Also, as a lawyer, I learned that I should never use a simple word when a longer and more obscure one would do.
For example, when I was just starting out as a lawyer, I would make the mistake of writing a clear sentence such as the following: "After her car wreck, the plaintiff had to go to the hospital."
But after just a few years of law practice, I was able to write the following: "Subsequent to her automobile accident, the plaintiff incurred extensive and permanent disabilities to her body and person, necessitating immediate emergent care."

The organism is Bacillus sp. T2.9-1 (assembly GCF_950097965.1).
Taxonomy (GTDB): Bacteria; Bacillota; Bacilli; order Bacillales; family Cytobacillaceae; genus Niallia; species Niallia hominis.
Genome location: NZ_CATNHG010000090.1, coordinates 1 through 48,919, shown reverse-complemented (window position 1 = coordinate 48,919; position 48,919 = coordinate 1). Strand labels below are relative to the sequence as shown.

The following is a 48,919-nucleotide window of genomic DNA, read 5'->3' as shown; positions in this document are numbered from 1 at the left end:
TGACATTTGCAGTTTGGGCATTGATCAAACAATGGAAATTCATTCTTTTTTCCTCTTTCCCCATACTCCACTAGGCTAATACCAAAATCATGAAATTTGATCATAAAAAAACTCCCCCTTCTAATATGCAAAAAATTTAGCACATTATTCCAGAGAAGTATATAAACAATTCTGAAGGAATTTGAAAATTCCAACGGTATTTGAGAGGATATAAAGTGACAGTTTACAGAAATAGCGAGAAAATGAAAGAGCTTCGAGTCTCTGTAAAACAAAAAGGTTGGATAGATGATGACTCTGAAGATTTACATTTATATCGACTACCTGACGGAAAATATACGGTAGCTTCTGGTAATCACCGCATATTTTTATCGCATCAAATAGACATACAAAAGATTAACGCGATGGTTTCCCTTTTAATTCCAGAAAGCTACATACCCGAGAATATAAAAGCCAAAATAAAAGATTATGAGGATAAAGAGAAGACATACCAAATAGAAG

I also learned that in legal writing it was important to be redundant and to use as many words as possible, cluttering my prose with parenthetical cross-references. For example, I learned to write, "The party of the first part, (hereinafter referred to as the party of the first part), hereinafter releases, discharges, unties, unbinds, kicks, bites, and tosses away the party of the second part (hereinafter referred to as the party of the second part) from all claims, demands, causes of action, insults, funny looks, politically incorrect jokes, snide remarks, or any claims of any nature whatsoever involving the above-referenced automobile accident and any subsequent emergent and necessary medical care to the body and person of the party of the first part caused in any manner by the actions of the party of the second part, although the party of the second part denies any responsibility for the above-referenced incident between the party of the first part and the party of the second part and in fact doesn’t have a clue as to how this all got started in the aforementioned first place."